Continued warming of Australia's climate, an increase in extreme fire weather and length of the fire season, declining rainfall in the southeast and southwest of the continent, and rising sea levels are some of the key trends detailed in the latest State of the Climate report, released today by the Bureau of Meteorology and CSIRO.
Drawing on the latest climate observations, analyses and projections, the biennial report provides a comprehensive and scientifically rigorous analysis of Australia's changing climate, today and into the future.
"Our science clearly shows that, due to increasing greenhouse gases, such as carbon dioxide, in the atmosphere, Australia's climate is continuing to warm, and the frequency of extreme events such as bushfires, droughts, and marine heatwaves is growing," Director of CSIRO's Climate Science Centre Dr Jaci Brown said.
The Bureau of Meteorology's Manager of Climate Environmental Prediction Services, Dr Karl Braganza, said the report finds the warming trend in Australia is contributing to increases in extreme fire weather and the length of the fire season.
"There has been a significant increase in the frequency of dangerous fire weather days across Australia, particularly during spring and summer, leading to an earlier start to the southern fire season," said Dr Braganza.
"Climate change is influencing these trends through its impact on temperature, rainfall, and relative humidity, and the resulting change to the fuel moisture content."
Between December and February, the Southern Highlands is predicted to experience maximum median temperature of 25.4 degrees.
Meanwhile a mimimum median temperature of 12.6 degrees is expected.
Australia's changing rainfall pattern is another key observation documented in the report, with contrasting trends being observed across the north and south of Australia.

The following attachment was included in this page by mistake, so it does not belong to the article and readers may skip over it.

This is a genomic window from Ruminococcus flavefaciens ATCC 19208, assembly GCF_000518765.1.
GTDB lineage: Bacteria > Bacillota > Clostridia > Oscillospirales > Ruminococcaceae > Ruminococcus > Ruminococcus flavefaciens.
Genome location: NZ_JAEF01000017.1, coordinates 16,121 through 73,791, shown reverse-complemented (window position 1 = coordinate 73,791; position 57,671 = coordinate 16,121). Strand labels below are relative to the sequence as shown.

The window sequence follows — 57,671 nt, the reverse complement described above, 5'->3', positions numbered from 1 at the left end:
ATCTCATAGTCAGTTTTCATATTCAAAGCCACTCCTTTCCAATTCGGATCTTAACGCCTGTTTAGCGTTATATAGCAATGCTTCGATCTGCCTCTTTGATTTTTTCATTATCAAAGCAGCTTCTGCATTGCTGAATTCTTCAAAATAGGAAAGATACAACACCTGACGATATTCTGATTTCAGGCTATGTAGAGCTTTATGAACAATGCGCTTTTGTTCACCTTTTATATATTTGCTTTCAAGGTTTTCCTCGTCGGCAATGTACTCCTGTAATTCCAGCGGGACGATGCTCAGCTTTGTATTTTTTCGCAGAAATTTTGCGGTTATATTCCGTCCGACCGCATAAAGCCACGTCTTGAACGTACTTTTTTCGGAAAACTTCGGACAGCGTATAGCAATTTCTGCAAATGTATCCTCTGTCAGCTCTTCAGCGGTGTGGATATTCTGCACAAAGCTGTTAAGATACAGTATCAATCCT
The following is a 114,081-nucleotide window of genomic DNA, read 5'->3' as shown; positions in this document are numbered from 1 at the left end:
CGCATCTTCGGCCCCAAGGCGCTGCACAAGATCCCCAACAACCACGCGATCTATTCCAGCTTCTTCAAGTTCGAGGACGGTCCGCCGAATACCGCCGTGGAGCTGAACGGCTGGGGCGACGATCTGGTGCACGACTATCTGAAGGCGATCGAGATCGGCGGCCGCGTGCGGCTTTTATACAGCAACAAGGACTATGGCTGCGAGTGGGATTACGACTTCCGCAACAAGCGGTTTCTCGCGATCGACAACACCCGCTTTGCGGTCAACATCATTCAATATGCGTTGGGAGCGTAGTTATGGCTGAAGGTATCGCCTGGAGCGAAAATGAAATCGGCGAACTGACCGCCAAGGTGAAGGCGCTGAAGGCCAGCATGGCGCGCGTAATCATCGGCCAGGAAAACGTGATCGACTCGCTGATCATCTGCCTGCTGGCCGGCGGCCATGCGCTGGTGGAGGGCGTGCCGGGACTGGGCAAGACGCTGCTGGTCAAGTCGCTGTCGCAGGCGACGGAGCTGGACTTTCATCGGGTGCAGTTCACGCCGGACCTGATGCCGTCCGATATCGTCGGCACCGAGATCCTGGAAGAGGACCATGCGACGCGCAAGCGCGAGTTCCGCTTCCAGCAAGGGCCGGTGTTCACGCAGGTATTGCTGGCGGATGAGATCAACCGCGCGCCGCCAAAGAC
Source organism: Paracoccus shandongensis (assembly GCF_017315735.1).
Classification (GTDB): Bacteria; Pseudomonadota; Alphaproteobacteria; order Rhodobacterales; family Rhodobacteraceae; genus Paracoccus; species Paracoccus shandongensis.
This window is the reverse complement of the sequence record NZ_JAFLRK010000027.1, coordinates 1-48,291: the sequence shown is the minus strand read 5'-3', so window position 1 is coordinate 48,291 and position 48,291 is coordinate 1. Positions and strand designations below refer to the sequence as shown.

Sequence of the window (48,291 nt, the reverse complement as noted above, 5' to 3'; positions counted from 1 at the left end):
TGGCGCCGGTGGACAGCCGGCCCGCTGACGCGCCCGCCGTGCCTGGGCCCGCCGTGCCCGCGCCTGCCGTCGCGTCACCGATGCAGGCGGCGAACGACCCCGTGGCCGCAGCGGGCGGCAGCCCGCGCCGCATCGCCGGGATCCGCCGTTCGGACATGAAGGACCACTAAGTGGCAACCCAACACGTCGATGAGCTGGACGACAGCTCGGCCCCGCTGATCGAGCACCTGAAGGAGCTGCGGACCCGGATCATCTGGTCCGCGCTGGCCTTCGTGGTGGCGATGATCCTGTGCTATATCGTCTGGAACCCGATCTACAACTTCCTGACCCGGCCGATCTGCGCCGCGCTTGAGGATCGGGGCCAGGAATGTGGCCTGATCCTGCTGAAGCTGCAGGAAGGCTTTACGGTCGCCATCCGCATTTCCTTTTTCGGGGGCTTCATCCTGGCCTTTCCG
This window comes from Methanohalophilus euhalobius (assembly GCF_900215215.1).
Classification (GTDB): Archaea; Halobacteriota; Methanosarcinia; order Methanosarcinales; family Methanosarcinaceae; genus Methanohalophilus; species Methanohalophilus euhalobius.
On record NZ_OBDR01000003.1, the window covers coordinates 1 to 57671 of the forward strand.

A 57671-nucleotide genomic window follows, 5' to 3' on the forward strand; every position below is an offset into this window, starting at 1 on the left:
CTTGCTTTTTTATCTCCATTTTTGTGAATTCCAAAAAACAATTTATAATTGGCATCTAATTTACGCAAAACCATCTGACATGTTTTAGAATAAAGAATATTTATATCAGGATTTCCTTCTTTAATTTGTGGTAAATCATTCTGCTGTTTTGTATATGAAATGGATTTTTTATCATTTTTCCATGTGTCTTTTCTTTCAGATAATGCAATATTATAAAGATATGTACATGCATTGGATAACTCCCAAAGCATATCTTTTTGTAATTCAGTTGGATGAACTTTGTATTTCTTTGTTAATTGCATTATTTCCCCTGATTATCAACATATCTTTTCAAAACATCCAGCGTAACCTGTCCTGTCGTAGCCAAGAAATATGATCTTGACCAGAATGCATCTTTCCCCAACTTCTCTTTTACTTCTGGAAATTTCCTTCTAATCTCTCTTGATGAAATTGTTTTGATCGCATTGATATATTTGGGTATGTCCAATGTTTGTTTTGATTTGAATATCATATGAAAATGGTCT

The Southern Highlands is predicted to receive a median rainfall of 34mm between December and February, according to the BoM.
"In the southwest and southeast of Australia we are seeing drier conditions, particularly in the cool season months of April to October. In southwest Australia, for example, cool season rainfall has decreased by around 16 per cent since 1970. These trends are projected to lead to more time spent in drought in the coming decades," said Dr Braganza.
"In contrast, rainfall has increased across most of northern Australia since the 1970s. While highly variable from year to year, there have been more 'wetter than average' years in recent decades."
The oceans around Australia are also being affected by climate change, leading to significant impacts on marine ecosystems. Surface waters are acidifying, and the frequency, intensity and duration of marine heatwaves has increased.
"These trends, which are projected to continue in the coming decades, are already posing a significant threat to the long-term health and resilience of the coral reef ecosystems around Australia's coast," Dr Brown said.
COVID-19 lockdowns and economic downturn helped reduce global emissions in 2020 but has not been enough to make a discernible impact on carbon dioxide levels in the atmosphere.
State of the Climate 2020 is the sixth report in a series published biennially by the Bureau of Meteorology and CSIRO, which together play an integral role in monitoring, measuring and reporting on weather and climate.